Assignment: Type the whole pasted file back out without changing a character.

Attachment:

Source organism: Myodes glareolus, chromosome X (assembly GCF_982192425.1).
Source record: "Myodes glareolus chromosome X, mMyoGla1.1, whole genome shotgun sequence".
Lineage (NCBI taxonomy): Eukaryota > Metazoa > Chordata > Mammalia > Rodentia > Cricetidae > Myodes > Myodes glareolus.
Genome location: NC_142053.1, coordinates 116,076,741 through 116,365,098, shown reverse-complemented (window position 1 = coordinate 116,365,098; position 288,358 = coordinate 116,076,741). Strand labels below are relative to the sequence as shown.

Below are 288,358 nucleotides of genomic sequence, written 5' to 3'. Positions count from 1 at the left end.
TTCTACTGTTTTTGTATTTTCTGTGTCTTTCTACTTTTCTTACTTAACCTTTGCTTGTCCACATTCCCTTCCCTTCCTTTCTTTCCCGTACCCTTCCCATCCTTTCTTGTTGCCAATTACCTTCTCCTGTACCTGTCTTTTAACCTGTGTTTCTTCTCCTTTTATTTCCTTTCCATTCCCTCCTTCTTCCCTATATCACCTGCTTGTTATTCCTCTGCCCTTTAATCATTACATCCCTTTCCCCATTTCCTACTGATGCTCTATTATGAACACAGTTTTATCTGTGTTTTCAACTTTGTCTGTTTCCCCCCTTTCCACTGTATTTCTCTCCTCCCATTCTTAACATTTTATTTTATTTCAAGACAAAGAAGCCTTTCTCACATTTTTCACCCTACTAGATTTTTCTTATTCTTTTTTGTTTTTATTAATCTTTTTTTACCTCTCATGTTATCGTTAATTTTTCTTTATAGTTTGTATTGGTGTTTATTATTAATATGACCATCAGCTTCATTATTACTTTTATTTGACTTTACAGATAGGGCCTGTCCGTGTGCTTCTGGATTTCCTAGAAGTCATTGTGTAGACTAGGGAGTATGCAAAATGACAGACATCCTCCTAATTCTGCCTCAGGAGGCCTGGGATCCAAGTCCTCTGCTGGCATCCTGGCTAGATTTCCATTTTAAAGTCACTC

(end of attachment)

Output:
Source organism: Myodes glareolus, chromosome X (assembly GCF_982192425.1).
Source record: "Myodes glareolus chromosome X, mMyoGla1.1, whole genome shotgun sequence".
Lineage (NCBI taxonomy): Eukaryota > Metazoa > Chordata > Mammalia > Rodentia > Cricetidae > Myodes > Myodes glareolus.
Genome location: NC_142053.1, coordinates 116,076,741 through 116,365,098, shown reverse-complemented (window position 1 = coordinate 116,365,098; position 288,358 = coordinate 116,076,741). Strand labels below are relative to the sequence as shown.

Below are 288,358 nucleotides of genomic sequence, written 5' to 3'. Positions count from 1 at the left end.
TTCTACTGTTTTTGTATTTTCTGTGTCTTTCTACTTTTCTTACTTAACCTTTGCTTGTCCACATTCCCTTCCCTTCCTTTCTTTCCCGTACCCTTCCCATCCTTTCTTGTTGCCAATTACCTTCTCCTGTACCTGTCTTTTAACCTGTGTTTCTTCTCCTTTTATTTCCTTTCCATTCCCTCCTTCTTCCCTATATCACCTGCTTGTTATTCCTCTGCCCTTTAATCATTACATCCCTTTCCCCATTTCCTACTGATGCTCTATTATGAACACAGTTTTATCTGTGTTTTCAACTTTGTCTGTTTCCCCCCTTTCCACTGTATTTCTCTCCTCCCATTCTTAACATTTTATTTTATTTCAAGACAAAGAAGCCTTTCTCACATTTTTCACCCTACTAGATTTTTCTTATTCTTTTTTGTTTTTATTAATCTTTTTTTACCTCTCATGTTATCGTTAATTTTTCTTTATAGTTTGTATTGGTGTTTATTATTAATATGACCATCAGCTTCATTATTACTTTTATTTGACTTTACAGATAGGGCCTGTCCGTGTGCTTCTGGATTTCCTAGAAGTCATTGTGTAGACTAGGGAGTATGCAAAATGACAGACATCCTCCTAATTCTGCCTCAGGAGGCCTGGGATCCAAGTCCTCTGCTGGCATCCTGGCTAGATTTCCATTTTAAAGTCACTC